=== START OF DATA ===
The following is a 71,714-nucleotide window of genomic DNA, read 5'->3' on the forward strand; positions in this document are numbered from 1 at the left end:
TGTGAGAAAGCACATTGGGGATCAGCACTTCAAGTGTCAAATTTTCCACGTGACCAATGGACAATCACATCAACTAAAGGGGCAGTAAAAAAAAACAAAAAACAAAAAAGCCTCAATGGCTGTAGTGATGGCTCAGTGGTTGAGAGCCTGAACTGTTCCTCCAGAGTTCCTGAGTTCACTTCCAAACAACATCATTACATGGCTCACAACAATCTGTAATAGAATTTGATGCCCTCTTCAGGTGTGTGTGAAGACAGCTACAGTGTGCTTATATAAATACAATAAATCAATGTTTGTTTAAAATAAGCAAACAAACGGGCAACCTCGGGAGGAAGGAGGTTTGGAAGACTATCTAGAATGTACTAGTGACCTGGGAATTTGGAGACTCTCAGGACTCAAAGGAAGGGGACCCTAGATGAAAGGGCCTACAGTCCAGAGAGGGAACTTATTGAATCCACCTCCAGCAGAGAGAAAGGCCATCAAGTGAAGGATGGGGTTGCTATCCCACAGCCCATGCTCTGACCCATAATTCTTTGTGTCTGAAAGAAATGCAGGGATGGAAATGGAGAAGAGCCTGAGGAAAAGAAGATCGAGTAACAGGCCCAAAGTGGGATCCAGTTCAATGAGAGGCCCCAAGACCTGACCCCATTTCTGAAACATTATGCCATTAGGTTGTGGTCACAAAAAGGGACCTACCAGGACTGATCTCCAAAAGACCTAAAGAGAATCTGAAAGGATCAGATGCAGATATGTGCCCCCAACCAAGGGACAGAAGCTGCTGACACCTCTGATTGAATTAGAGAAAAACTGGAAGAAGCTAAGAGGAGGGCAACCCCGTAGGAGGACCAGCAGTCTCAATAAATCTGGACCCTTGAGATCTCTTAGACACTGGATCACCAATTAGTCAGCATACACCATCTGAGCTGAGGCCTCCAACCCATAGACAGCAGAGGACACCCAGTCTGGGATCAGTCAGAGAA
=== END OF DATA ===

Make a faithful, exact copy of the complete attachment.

The following is a 71,714-nucleotide window of genomic DNA, read 5'->3' on the forward strand; positions in this document are numbered from 1 at the left end:
TGTGAGAAAGCACATTGGGGATCAGCACTTCAAGTGTCAAATTTTCCACGTGACCAATGGACAATCACATCAACTAAAGGGGCAGTAAAAAAAAACAAAAAACAAAAAAGCCTCAATGGCTGTAGTGATGGCTCAGTGGTTGAGAGCCTGAACTGTTCCTCCAGAGTTCCTGAGTTCACTTCCAAACAACATCATTACATGGCTCACAACAATCTGTAATAGAATTTGATGCCCTCTTCAGGTGTGTGTGAAGACAGCTACAGTGTGCTTATATAAATACAATAAATCAATGTTTGTTTAAAATAAGCAAACAAACGGGCAACCTCGGGAGGAAGGAGGTTTGGAAGACTATCTAGAATGTACTAGTGACCTGGGAATTTGGAGACTCTCAGGACTCAAAGGAAGGGGACCCTAGATGAAAGGGCCTACAGTCCAGAGAGGGAACTTATTGAATCCACCTCCAGCAGAGAGAAAGGCCATCAAGTGAAGGATGGGGTTGCTATCCCACAGCCCATGCTCTGACCCATAATTCTTTGTGTCTGAAAGAAATGCAGGGATGGAAATGGAGAAGAGCCTGAGGAAAAGAAGATCGAGTAACAGGCCCAAAGTGGGATCCAGTTCAATGAGAGGCCCCAAGACCTGACCCCATTTCTGAAACATTATGCCATTAGGTTGTGGTCACAAAAAGGGACCTACCAGGACTGATCTCCAAAAGACCTAAAGAGAATCTGAAAGGATCAGATGCAGATATGTGCCCCCAACCAAGGGACAGAAGCTGCTGACACCTCTGATTGAATTAGAGAAAAACTGGAAGAAGCTAAGAGGAGGGCAACCCCGTAGGAGGACCAGCAGTCTCAATAAATCTGGACCCTTGAGATCTCTTAGACACTGGATCACCAATTAGTCAGCATACACCATCTGAGCTGAGGCCTCCAACCCATAGACAGCAGAGGACACCCAGTCTGGGATCAGTCAGAGAA